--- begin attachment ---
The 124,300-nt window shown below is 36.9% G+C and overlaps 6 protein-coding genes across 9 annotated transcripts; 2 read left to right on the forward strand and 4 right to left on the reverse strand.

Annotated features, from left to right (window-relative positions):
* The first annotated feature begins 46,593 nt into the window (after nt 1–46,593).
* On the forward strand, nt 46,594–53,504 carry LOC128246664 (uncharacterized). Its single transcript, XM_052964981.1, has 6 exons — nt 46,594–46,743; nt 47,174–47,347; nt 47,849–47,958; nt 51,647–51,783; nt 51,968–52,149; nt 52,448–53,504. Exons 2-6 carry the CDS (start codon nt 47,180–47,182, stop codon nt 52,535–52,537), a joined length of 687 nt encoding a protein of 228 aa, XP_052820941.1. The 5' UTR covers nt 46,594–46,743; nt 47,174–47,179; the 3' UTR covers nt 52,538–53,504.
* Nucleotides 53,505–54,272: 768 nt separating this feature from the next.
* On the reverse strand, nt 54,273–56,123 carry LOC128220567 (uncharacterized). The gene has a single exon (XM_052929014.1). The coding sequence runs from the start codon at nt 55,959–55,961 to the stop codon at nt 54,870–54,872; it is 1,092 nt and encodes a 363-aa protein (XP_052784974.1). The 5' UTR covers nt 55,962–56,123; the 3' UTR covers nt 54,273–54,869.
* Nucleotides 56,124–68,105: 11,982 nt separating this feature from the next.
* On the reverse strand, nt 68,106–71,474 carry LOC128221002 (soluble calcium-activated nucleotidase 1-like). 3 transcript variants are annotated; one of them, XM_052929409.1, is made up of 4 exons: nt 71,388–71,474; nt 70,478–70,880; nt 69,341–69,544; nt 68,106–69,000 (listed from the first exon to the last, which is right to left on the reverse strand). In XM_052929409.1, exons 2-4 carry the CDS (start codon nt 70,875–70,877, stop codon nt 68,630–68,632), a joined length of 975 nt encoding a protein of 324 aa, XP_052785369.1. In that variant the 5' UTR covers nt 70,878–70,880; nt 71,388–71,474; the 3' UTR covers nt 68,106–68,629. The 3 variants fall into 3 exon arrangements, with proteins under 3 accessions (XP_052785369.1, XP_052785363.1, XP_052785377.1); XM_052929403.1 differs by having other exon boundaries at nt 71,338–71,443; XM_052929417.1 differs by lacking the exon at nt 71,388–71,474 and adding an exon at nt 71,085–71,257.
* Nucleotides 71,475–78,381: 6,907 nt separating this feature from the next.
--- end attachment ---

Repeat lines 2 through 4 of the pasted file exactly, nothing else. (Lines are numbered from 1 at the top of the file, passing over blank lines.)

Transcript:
Annotated features, from left to right (window-relative positions):
* The first annotated feature begins 46,593 nt into the window (after nt 1–46,593).
* On the forward strand, nt 46,594–53,504 carry LOC128246664 (uncharacterized). Its single transcript, XM_052964981.1, has 6 exons — nt 46,594–46,743; nt 47,174–47,347; nt 47,849–47,958; nt 51,647–51,783; nt 51,968–52,149; nt 52,448–53,504. Exons 2-6 carry the CDS (start codon nt 47,180–47,182, stop codon nt 52,535–52,537), a joined length of 687 nt encoding a protein of 228 aa, XP_052820941.1. The 5' UTR covers nt 46,594–46,743; nt 47,174–47,179; the 3' UTR covers nt 52,538–53,504.